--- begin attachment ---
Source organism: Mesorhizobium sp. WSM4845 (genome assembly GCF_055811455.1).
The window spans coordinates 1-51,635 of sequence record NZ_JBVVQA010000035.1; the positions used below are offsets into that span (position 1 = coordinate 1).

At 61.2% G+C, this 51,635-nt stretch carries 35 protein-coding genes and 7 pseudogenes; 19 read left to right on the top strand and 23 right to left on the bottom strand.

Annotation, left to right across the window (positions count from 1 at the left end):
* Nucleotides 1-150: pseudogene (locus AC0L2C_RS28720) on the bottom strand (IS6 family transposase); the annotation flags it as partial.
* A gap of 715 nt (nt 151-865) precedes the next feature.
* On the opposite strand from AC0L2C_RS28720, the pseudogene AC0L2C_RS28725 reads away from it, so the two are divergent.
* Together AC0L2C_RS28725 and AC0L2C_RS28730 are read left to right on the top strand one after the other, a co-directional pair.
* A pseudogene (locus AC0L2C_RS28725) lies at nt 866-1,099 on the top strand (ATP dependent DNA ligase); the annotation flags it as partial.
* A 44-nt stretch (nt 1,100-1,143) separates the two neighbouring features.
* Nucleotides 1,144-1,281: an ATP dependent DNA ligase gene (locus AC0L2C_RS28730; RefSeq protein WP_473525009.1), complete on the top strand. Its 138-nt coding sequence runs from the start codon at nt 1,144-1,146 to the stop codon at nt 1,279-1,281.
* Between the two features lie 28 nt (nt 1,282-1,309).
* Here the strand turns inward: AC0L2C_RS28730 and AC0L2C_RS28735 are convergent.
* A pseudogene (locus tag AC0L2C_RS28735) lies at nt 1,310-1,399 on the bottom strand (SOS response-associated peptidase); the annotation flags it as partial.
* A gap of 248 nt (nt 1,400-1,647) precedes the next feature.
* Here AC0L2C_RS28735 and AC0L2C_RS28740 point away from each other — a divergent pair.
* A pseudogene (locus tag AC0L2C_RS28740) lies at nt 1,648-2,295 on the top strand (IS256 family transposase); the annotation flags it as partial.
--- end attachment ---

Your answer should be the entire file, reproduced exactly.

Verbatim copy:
Source organism: Mesorhizobium sp. WSM4845 (genome assembly GCF_055811455.1).
The window spans coordinates 1-51,635 of sequence record NZ_JBVVQA010000035.1; the positions used below are offsets into that span (position 1 = coordinate 1).

At 61.2% G+C, this 51,635-nt stretch carries 35 protein-coding genes and 7 pseudogenes; 19 read left to right on the top strand and 23 right to left on the bottom strand.

Annotation, left to right across the window (positions count from 1 at the left end):
* Nucleotides 1-150: pseudogene (locus AC0L2C_RS28720) on the bottom strand (IS6 family transposase); the annotation flags it as partial.
* A gap of 715 nt (nt 151-865) precedes the next feature.
* On the opposite strand from AC0L2C_RS28720, the pseudogene AC0L2C_RS28725 reads away from it, so the two are divergent.
* Together AC0L2C_RS28725 and AC0L2C_RS28730 are read left to right on the top strand one after the other, a co-directional pair.
* A pseudogene (locus AC0L2C_RS28725) lies at nt 866-1,099 on the top strand (ATP dependent DNA ligase); the annotation flags it as partial.
* A 44-nt stretch (nt 1,100-1,143) separates the two neighbouring features.
* Nucleotides 1,144-1,281: an ATP dependent DNA ligase gene (locus AC0L2C_RS28730; RefSeq protein WP_473525009.1), complete on the top strand. Its 138-nt coding sequence runs from the start codon at nt 1,144-1,146 to the stop codon at nt 1,279-1,281.
* Between the two features lie 28 nt (nt 1,282-1,309).
* Here the strand turns inward: AC0L2C_RS28730 and AC0L2C_RS28735 are convergent.
* A pseudogene (locus tag AC0L2C_RS28735) lies at nt 1,310-1,399 on the bottom strand (SOS response-associated peptidase); the annotation flags it as partial.
* A gap of 248 nt (nt 1,400-1,647) precedes the next feature.
* Here AC0L2C_RS28735 and AC0L2C_RS28740 point away from each other — a divergent pair.
* A pseudogene (locus tag AC0L2C_RS28740) lies at nt 1,648-2,295 on the top strand (IS256 family transposase); the annotation flags it as partial.